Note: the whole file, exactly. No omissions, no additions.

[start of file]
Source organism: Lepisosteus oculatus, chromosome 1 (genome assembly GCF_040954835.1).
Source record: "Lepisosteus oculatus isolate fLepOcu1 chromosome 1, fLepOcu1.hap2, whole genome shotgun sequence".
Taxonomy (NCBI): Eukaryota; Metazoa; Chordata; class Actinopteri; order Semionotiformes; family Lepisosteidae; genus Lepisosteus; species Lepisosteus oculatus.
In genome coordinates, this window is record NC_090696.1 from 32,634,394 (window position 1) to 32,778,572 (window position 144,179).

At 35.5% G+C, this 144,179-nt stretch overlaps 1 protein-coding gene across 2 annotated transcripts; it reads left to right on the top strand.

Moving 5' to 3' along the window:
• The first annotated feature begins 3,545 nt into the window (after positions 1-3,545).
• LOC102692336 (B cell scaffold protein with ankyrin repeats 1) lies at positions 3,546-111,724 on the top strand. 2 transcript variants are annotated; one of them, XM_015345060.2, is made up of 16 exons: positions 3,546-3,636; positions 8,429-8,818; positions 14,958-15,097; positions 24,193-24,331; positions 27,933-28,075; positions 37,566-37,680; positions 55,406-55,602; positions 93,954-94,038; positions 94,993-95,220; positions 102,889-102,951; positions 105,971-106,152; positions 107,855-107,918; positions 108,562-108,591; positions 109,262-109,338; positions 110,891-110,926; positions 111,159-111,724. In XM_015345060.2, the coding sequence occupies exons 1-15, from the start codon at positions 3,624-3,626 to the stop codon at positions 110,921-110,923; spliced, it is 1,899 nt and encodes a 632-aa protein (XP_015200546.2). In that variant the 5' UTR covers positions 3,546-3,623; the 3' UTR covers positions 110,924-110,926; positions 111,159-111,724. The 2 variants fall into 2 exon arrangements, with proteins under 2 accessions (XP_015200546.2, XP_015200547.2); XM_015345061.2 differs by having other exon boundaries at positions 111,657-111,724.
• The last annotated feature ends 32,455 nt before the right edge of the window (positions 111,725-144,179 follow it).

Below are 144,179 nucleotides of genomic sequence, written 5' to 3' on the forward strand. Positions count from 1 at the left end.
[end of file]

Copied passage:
Source organism: Lepisosteus oculatus, chromosome 1 (genome assembly GCF_040954835.1).
Source record: "Lepisosteus oculatus isolate fLepOcu1 chromosome 1, fLepOcu1.hap2, whole genome shotgun sequence".
Taxonomy (NCBI): Eukaryota; Metazoa; Chordata; class Actinopteri; order Semionotiformes; family Lepisosteidae; genus Lepisosteus; species Lepisosteus oculatus.
In genome coordinates, this window is record NC_090696.1 from 32,634,394 (window position 1) to 32,778,572 (window position 144,179).

At 35.5% G+C, this 144,179-nt stretch overlaps 1 protein-coding gene across 2 annotated transcripts; it reads left to right on the top strand.

Moving 5' to 3' along the window:
• The first annotated feature begins 3,545 nt into the window (after positions 1-3,545).
• LOC102692336 (B cell scaffold protein with ankyrin repeats 1) lies at positions 3,546-111,724 on the top strand. 2 transcript variants are annotated; one of them, XM_015345060.2, is made up of 16 exons: positions 3,546-3,636; positions 8,429-8,818; positions 14,958-15,097; positions 24,193-24,331; positions 27,933-28,075; positions 37,566-37,680; positions 55,406-55,602; positions 93,954-94,038; positions 94,993-95,220; positions 102,889-102,951; positions 105,971-106,152; positions 107,855-107,918; positions 108,562-108,591; positions 109,262-109,338; positions 110,891-110,926; positions 111,159-111,724. In XM_015345060.2, the coding sequence occupies exons 1-15, from the start codon at positions 3,624-3,626 to the stop codon at positions 110,921-110,923; spliced, it is 1,899 nt and encodes a 632-aa protein (XP_015200546.2). In that variant the 5' UTR covers positions 3,546-3,623; the 3' UTR covers positions 110,924-110,926; positions 111,159-111,724. The 2 variants fall into 2 exon arrangements, with proteins under 2 accessions (XP_015200546.2, XP_015200547.2); XM_015345061.2 differs by having other exon boundaries at positions 111,657-111,724.
• The last annotated feature ends 32,455 nt before the right edge of the window (positions 111,725-144,179 follow it).

Below are 144,179 nucleotides of genomic sequence, written 5' to 3' on the forward strand. Positions count from 1 at the left end.